Despite the wealth of information out there about eating for health, weight loss and muscle gain, I believe that most people are still confused when it comes to nutrition. That they think there is some magic formula for eating correctly and reaching their health and fitness goals.
The evidence? Almost daily, in the gym, in the grocery store, after teaching a group fitness or indoor cycling class, someone approaches me and asks “but what do you eat?”. I’m assuming that they want my opinion because I teach fitness classes and look strong and lean (feel free to correct me if you think I’m wrong).
I don’t follow any specific diet. Not Atkins or Weight Watchers or The Zone. I don’t count calories or points. I have a cookie when I feel like it (but only one). I have a weakness for chocolate. What, then, do I eat?
For the last three years, I have been following the tenets of Clean Eating;
- eating 5 or 6 small meals per day
- drinking lots and lots of water
- consuming whole grains, lean protein and healthy fats at each meal
- limiting my alcohol consumption (no more than 2 glasses per week)
- avoiding processed and packaged foods (no crackers or store-bought cookies)
- attempting (ahem) to eliminate white sugar (this one is really hard for me)
I didn’t always eat this way. My husband is Italian and we used to eat lots of pasta, often with creamy sauces and fresh-from-the-bakery bread. I would happily eat a Starbucks muffin for lunch, thinking that because it was a ‘bran’ muffin, it was good for me. Cheese and crackers were a common evening snack (with a glass of vino, of course!).
After the birth of my third child, I started lifting weights. My body responded quickly to this new (to me) form of exercise (although I went from a size 12 to a size 6-8, I lost virtually no weight on the scales!) and I began to get serious about the nutritional side of fitness.
So, what do I eat?
I always eat breakfast (the best way to lose weight and maintain muscle). Usually it’s the remains of my children’s home-made, whole-grain waffles (I add quinoa flakes and whey powder for extra protein, flax seed, wheat germ and wheat bran for fiber and healthy fat), dressed with a bit of non-fat yogurt and some fruit. I don’t drink juice; water is much better for you!
Mid-morning snack is usually fruit and nuts (and only a few; although they are a great source of healthy fat, nuts are extremely high in calories), although if I’ve had a tough workout, this is when I’ll have my fruit and whey powder shake.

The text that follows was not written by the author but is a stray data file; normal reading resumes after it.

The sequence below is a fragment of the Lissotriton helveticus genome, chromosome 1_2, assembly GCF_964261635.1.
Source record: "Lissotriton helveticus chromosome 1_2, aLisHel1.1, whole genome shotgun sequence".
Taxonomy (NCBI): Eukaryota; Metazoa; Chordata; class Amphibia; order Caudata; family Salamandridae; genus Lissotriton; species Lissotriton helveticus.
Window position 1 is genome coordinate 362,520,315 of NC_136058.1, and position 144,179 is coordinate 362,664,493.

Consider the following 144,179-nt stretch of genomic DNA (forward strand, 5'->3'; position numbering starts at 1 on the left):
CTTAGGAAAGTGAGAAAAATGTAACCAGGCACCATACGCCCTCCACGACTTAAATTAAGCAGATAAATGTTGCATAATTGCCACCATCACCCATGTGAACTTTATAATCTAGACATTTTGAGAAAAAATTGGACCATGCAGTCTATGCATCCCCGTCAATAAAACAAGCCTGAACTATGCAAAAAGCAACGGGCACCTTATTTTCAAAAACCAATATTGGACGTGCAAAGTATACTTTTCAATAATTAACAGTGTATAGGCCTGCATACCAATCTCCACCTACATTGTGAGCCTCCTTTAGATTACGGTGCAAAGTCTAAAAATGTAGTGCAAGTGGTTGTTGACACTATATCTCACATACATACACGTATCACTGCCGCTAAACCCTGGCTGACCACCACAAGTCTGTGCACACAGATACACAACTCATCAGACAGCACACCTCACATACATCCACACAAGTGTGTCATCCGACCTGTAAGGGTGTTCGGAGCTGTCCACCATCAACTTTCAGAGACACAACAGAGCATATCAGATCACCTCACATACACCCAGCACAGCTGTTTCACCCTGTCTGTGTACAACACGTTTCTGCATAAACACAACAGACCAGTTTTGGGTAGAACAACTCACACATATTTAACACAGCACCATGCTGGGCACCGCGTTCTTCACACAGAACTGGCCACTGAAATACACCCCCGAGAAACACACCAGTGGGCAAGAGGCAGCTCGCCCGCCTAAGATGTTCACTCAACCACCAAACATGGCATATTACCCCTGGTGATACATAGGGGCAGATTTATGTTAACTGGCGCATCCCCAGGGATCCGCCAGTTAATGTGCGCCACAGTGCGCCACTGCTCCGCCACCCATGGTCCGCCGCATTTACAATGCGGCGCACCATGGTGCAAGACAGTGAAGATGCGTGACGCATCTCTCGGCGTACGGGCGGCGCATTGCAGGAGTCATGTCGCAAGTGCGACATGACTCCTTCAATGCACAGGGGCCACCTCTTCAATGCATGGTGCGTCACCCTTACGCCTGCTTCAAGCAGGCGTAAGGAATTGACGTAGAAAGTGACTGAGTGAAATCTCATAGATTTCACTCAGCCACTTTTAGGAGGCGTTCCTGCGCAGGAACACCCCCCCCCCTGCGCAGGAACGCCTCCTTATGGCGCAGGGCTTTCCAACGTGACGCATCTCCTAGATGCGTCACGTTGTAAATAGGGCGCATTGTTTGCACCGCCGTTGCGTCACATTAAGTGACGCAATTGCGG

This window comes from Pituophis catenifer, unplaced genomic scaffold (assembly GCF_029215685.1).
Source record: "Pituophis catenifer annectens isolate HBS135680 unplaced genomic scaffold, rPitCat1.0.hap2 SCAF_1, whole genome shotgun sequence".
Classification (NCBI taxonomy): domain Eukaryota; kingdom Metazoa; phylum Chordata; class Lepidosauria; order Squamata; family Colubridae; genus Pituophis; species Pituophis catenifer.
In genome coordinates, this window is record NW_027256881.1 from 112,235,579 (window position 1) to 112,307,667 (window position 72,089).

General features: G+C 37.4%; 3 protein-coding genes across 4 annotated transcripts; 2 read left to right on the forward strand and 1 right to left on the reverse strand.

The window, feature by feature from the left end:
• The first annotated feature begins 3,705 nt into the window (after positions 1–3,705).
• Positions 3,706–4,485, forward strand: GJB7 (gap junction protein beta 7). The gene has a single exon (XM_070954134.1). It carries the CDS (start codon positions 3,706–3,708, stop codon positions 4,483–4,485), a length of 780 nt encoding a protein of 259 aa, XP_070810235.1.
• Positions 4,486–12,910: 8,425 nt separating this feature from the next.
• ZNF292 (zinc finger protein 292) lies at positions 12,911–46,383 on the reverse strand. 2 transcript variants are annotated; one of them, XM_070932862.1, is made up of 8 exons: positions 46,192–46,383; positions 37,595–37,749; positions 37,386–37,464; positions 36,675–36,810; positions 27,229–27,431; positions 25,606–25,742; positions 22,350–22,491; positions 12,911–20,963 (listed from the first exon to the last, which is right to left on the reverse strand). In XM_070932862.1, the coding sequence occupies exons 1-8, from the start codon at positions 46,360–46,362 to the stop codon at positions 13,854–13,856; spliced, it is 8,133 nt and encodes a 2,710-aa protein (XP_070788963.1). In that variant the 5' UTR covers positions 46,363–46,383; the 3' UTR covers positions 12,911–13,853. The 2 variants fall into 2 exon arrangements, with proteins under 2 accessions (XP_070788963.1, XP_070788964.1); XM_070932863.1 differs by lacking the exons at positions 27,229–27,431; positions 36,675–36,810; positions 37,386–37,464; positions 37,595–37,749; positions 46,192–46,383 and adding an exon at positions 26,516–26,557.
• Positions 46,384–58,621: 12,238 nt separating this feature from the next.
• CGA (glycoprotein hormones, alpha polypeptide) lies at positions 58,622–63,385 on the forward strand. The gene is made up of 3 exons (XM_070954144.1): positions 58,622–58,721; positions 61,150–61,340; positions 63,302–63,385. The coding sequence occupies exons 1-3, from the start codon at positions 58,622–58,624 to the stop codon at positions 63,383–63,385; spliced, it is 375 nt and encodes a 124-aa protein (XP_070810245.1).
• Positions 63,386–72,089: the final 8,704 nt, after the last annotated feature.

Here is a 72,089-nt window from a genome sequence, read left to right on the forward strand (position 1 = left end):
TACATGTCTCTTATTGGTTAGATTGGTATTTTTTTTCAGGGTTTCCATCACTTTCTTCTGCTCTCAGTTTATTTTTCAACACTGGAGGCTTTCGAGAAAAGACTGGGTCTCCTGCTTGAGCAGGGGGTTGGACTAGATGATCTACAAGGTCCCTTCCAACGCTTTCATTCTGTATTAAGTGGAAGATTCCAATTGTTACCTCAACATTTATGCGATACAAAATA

Lunch is always veggies and lean protein; cottage cheese or turkey or left-over chicken mixed with a cup or two of whatever raw veggies are in the fridge (my favorites are red and yellow peppers, cucumbers and spinach). No dressing, but a handful of unsalted sunflower or pumpkin seeds for crunch and healthy fat.
Mid-afternoon snack might be an apple or banana and peanut butter (no salt, no sugar added), or a brown rice cake with almond butter.
Dinner is always lots of greens (I’m loving kale, right now) and lean protein (about 4 oz). If I’m needing a bit more energy (days I teach and train, or when I have to teach in the evening), I’ll add a whole grain (couscous, quinoa, brown rice) or starchy vegetable (sweet potato, squash) to the meal. During the week, I usually make a fruit salad for dessert.
Some evenings I find that I need a snack (whole grain cereal and 1% milk or fruit and yogurt), some evenings I don’t.
My daily splurges? A teaspoon of chocolate syrup in my coffee, a ‘clean’ cookie or muffin that I’ve baked myself.
My weekly splurges? A glass of wine on Friday and maybe Saturday night. A small piece of some decadent dessert on Friday and Sunday evenings (those are ‘dessert nights’ in my house, without which my children would not be so patient with the rest of the healthy foods I present them with during the week).
There’s really nothing magical about eating healthily; eliminating white sugar and white flour is tricky at the start, but with practice and some good recipes, you’ll be eating clean (and losing fat!) before you know it.